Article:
The competition structure has been widely questioned by players and fans alike. Although the format has gone through various iterations since 2011, there’s been a general acceptance that too many derby games have hampered the competition. New Zealand teams were punished by having to play each other more regularly whilst fans over the four continents that Super Rugby spans questioned by some teams didn’t get to play each other in any given season. We won’t even bother touching on the absurd qualifying and finals system that’s in place.
The Sunwolves’ ejection will strengthen the quality and appeal of the competition in the short term. The second thing that everyone has been discussing, however, is how vanquishing the Sunwolves seems like a remarkably short-sighted approach to the issues that Super Rugby is facing.
Super Rugby has reached its apex
The tournament’s initial contraction in 2017 (when the Cheetahs, Kings and Western Force were dropped), coupled with the coming termination of the Sunwolves indicates that Super Rugby has reached its maximum size.
In 2021, Super Rugby will have the same number of teams competing as it did from 2006 to 2010. Does that mean that in 11 years, rugby in the Southern Hemisphere and Asia regions has not grown at all?
The South African market certainly seems unsustainable. You can argue that expansion came too fast in the republic, with three teams added between 2006 and 2016, but we’ve now reached the point where South Africa have the same number of teams competing today as they did way back when Super Rugby launched in 1996.
Of course, New Zealand has remained at five teams for the lifetime of the competition – but the country’s franchises represent all of New Zealand’s provinces, which is not the case for South Africa. It’s unlikely we’ll ever see new teams introduced in South Africa now, and the teams that currently remain seem to be growing weaker each year courtesy of the country’s struggling economy.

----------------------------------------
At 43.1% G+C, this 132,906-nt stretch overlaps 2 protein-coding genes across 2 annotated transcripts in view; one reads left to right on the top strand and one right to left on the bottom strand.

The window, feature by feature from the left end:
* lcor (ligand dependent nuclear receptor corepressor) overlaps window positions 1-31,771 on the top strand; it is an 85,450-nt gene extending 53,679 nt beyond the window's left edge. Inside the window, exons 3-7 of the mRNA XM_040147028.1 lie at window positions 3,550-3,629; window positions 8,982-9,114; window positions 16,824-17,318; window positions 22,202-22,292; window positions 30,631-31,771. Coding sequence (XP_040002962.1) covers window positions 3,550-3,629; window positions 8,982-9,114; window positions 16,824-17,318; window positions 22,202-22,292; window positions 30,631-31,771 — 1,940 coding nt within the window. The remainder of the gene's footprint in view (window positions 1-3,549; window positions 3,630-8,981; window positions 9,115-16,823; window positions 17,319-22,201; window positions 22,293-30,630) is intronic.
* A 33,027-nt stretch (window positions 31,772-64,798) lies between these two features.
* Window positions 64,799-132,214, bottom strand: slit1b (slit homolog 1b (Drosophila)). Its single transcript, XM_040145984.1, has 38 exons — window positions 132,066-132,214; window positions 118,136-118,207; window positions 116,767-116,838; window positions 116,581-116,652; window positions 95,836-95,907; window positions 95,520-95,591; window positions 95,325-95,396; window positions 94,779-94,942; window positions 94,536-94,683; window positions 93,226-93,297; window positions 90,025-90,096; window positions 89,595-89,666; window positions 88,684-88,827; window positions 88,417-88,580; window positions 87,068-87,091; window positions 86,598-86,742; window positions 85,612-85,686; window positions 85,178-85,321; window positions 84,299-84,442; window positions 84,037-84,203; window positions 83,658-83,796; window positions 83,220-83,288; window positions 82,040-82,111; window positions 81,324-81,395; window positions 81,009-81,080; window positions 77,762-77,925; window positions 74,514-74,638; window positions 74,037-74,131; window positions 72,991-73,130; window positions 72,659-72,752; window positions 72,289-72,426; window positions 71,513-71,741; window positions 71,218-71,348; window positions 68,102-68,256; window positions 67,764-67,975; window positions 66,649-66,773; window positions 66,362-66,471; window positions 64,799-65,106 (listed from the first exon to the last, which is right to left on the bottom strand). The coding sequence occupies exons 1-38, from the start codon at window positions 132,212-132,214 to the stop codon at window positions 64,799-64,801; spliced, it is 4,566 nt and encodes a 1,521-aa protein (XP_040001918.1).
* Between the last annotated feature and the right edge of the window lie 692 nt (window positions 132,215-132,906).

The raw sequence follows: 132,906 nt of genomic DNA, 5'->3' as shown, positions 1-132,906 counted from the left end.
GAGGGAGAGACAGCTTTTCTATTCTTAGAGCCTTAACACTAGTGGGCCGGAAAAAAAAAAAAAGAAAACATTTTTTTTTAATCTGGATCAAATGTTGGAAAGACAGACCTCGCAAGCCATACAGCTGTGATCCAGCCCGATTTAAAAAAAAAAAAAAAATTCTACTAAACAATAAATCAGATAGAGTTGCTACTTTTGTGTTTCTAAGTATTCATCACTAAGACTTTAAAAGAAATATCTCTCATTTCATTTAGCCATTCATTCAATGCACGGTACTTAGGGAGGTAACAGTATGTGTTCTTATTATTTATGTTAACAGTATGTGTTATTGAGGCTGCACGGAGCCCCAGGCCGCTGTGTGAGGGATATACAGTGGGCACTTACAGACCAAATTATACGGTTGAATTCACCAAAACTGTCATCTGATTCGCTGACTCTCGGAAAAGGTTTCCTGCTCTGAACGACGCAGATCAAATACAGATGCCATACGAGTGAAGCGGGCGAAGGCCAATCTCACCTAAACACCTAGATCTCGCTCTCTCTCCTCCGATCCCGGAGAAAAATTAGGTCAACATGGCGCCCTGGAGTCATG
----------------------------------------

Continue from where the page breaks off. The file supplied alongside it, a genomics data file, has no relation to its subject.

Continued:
Lack of resources leads to cutting off growth
Australia faces a similar issue to South Africa. The Western Force represented an area of Australia that had an excellent fan base and great development systems in place, but they were dropped in favour of keeping the Rebels, the Australia Rugby Union’s love child. A major part of Australia is now unrepresented in Super Rugby, but it was clear when the country had five teams that they simply did not have the player resources to support them all.
The Rebels have been performing reasonably well this year, but how many of their players are actually from the Victoria region? When the Force were cut, a huge number of their players (and their coach) migrated to Melbourne and are now propping up the team – alongside the likes of recent imports Will Genia, Quade Cooper and Matt Toomua. Does Melbourne actually have the systems in place to produce the players that will be needed to keep the Rebels sustainable in the long term?
The one nation where expansion has actually succeeded is Argentina, with the Jaguares on track to make the playoffs for the second time this year. This would make them the most successful expansion team in Super Rugby’s history, with the Cheetahs the only other expansion side to have made the playoffs before.